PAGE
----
Signify Premium Insight: The Fate of the Five
Published: March 2, 2022
As the world emerges from the clutches of the coronavirus pandemic, the turbulence that has characterised the last few years has lingered. From supply chain headaches and shortages of critical components to the inevitable economic repercussions caused by Russia’s barbaric assault on Ukraine, stability is in short supply. While less dramatic, the medical imaging markets are also in a period of flux. Some vendors have enjoyed unexpected windfalls from Covid-related products, while others have seen sales, at times, decimated due to restrictions at providers. Furthermore, medical imaging sits on the cusp of the widespread adoption of several hugely impactful technologies, including machine learning, cloud computing and data-driven healthcare.
How vendors respond to these circumstances could define their fortunes for years to come; below is our assessment of where each of the five largest medical imaging vendors (GE Healthcare, Siemens Healthineers, Philips, Fujifilm and Canon) stand, and where their opportunities lie.
Portfolio & Portfolio Integration
From an imaging modality perspective, GE has among the broadest product portfolio of any of the top five vendors, with strength across a broad range and the ability to sell into both the wards of large academics and integrated networks, and at lower tiers and into emerging economies. Unlike some of its peers, GE has no single clinical or product sectors where it dominates, or offers products of unique quality, but as an accomplished generalist can meet the needs of a wide range of customers.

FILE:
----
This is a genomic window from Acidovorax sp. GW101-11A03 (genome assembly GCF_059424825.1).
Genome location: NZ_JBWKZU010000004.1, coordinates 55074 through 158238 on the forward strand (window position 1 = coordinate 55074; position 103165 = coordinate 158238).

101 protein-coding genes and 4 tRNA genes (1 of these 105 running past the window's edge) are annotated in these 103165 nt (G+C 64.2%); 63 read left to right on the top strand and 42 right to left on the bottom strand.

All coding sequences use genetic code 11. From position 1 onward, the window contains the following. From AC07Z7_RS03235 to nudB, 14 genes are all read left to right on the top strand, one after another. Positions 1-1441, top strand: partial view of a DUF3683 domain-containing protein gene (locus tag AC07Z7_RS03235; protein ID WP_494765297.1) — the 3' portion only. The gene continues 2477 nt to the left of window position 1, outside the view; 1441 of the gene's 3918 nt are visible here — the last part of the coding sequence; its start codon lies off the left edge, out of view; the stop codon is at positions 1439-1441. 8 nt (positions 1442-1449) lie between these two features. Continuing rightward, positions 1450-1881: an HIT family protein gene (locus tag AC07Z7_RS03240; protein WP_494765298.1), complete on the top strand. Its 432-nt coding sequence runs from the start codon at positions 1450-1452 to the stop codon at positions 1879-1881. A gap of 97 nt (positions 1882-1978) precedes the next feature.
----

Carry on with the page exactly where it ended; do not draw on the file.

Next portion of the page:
The vendor’s digital strategy, meanwhile, is less robust. While there is still the breadth of capability offered, and good coverage of the core imaging IT products, GE’s success in the integration of these separate products has been less successful. The vendor has increasingly recognised this issue, as evidenced by the release of products such as the enterprise imaging-focused Edison True PACS software, but this response has been relatively sluggish. The vendor has held a large share of the market for a long time, but that share is slowly being eroded. Whether GE can stem this customer leakage is dependent on how well it can deliver on the newer, better connected, data-driven facets of imaging IT. If it is unsuccessful, these weaknesses, which will become increasingly more important, will cause customers to look elsewhere, a concern for the division given it plans to be spun-out in 2023.
New Digital Technologies
AI is set to be among the most transformative technologies in medical imaging in the coming years, and GE is treating it as such. The vendor has taken a centralised approach to AI development, using a common team and platform (Edison AI) to efficiently deliver useful AI tools to the different modality departments. This has meant it has focused less on creating stand-alone AI products per se, but instead has been able to efficiently and effectively offer AI functionality to all of GE’s imaging modality teams, while also leveraging its strong position and channel in Advanced Visualisation software. The company was also early to market with a radiology AI platform, Edison Open AI Orchestrator, to support the deployment of native and third-party AI applications.